Insecticides May Be Linked to Kids’ Behavior Problems

Organophosphate pesticides are known for their hazards to human health. Prenatal exposure, for example, has been linked to delayed brain development, reduced IQ, and attention deficits.

As a result, pyrethroids—synthetic chemicals derived from natural chemicals found in chrysanthemums—have risen in popularity over the past decade. There are currently more than 3,500 commercial products containing this insecticide. This includes items like roach sprays, flea bombs, and dog flea or tick collars and medicated shampoos.

Pyrethroids are well-known to be highly toxic to cats, and the most frequent reason for pyrethroid poisoning in cats is the incorrect and unadvised application of dog flea or tick medication.

You can identify pyrethroids in any given product by reading the label. Compounds that end in “thrin,” such as bifenthrin, permethrin and cypermethrin, are all pyrethroids. Alas, switching to pyrethroids may not have been the wisest move. Animal studies suggest it causes neurological-, immune-, and reproductive damage. And, as usual, the human health effects are still largely unknown, despite its widespread use.

Now, Canadian research suggests pyrethroids may be associated with behavior problems in children. As reported by Scientific American:

“The findings raise some questions about the safety of the compounds, which have replaced other insecticides with known risks to children’s brain development.

Exposure to pyrethroids, which kill insects by interfering with their nervous systems, is widespread because they are used inside homes and schools, in municipal mosquito control and on farms.”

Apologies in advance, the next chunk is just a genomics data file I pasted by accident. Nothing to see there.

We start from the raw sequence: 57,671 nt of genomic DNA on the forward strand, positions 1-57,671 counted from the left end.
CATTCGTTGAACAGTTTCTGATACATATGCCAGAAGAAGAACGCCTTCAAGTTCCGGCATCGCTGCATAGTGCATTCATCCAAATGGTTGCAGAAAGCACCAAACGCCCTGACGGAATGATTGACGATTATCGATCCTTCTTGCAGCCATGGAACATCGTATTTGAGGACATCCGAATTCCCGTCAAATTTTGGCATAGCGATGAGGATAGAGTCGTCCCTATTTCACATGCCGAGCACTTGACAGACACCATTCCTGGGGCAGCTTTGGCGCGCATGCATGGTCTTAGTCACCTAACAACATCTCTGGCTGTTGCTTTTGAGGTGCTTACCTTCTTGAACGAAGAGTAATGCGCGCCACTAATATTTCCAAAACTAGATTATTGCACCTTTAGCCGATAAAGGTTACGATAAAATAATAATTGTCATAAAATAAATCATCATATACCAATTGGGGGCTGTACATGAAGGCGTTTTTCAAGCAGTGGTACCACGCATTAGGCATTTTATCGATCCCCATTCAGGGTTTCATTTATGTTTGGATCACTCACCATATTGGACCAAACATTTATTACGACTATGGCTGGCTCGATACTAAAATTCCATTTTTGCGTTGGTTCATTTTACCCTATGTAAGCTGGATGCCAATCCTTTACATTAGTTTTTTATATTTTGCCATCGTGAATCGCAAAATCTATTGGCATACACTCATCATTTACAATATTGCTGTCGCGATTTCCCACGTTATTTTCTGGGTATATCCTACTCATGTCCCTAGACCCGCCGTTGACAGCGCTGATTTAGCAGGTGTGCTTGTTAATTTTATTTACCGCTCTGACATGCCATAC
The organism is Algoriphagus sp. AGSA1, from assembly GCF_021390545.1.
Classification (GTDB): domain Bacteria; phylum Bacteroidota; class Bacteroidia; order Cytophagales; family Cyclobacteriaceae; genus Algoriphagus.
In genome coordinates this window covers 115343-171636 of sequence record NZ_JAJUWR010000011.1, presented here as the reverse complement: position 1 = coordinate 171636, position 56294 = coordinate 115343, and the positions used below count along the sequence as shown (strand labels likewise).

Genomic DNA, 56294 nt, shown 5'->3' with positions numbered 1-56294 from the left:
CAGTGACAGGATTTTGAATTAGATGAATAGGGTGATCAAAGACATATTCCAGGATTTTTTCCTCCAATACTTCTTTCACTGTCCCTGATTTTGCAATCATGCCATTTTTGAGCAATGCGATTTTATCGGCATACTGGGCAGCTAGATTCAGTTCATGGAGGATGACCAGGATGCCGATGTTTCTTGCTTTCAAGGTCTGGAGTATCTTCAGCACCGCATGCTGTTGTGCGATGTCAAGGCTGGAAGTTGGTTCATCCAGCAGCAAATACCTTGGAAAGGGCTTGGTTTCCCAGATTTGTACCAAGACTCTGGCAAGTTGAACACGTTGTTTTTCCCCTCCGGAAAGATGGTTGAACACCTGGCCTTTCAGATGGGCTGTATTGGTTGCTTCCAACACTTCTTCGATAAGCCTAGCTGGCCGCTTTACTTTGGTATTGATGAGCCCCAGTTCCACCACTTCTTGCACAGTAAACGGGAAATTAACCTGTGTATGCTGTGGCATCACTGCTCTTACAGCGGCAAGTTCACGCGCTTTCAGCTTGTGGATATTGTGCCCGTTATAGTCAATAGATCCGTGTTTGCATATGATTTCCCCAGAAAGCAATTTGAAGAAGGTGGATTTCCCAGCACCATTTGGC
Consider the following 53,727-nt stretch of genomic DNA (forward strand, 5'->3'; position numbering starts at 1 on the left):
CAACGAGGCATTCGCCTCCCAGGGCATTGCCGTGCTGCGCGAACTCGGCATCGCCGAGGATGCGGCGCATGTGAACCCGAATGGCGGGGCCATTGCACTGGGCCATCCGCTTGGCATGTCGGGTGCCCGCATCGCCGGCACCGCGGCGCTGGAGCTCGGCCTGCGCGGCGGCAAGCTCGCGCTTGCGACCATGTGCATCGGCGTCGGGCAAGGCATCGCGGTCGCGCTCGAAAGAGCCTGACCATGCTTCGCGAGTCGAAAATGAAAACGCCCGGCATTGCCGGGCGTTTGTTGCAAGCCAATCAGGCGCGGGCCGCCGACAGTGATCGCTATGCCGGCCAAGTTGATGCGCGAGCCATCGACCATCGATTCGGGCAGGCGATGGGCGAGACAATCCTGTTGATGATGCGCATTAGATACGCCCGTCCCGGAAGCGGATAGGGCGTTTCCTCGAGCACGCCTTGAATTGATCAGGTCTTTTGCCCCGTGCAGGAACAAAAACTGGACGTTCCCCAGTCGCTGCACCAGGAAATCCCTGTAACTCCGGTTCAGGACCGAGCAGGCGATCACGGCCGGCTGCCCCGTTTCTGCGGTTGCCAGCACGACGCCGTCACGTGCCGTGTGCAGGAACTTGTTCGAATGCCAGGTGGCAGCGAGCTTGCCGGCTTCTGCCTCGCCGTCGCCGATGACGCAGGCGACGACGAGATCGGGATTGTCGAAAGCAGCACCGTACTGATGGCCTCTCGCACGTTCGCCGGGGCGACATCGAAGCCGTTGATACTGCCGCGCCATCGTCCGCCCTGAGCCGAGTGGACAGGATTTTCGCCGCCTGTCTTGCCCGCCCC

Common Insecticide May have Adverse Effects on Your Child’s Development The study in question tested urine samples from 779 Canadian children, aged 6-11, and the parents answered questions relating to their child’s behavior. Shockingly, even at that tender young age, 97 percent of the children had pyrethroid breakdown products in their urine. Ninety-one percent also had traces of organophosphate pesticides.

“A 10-fold increase in urinary levels of one pyrethroid breakdown product, cis-DCCA, was associated with a doubling in the odds of a child scoring high for parent-reported behavioral problems, such as inattention and hyperactivity,” the featured article reports.

A previous study found that toddlers who had been exposed to pyrethroids while in utero had lower development scores compared to unexposed children. According to a 2006 EPA review, animal research has also shown that even low levels of some of these compounds have an adverse effect on:

Immune function Nervous system development Behavioral development Thyroid Liver Reproductive hormones Some pyrethroids act as endocrine disruptors by mimicking estrogen. Such hormone-disrupting chemicals can raise your levels of estrogen, thereby promoting the growth of estrogen-sensitive cancers such as breast cancer.

As stated by Dana Boyd Barr, a research professor of environmental health at Emory University’s Rollins School of Public Health in Atlanta: “Pyrethroids are obviously a safer alternative to organophosphates, but just because they are safer doesn’t mean they are safe.”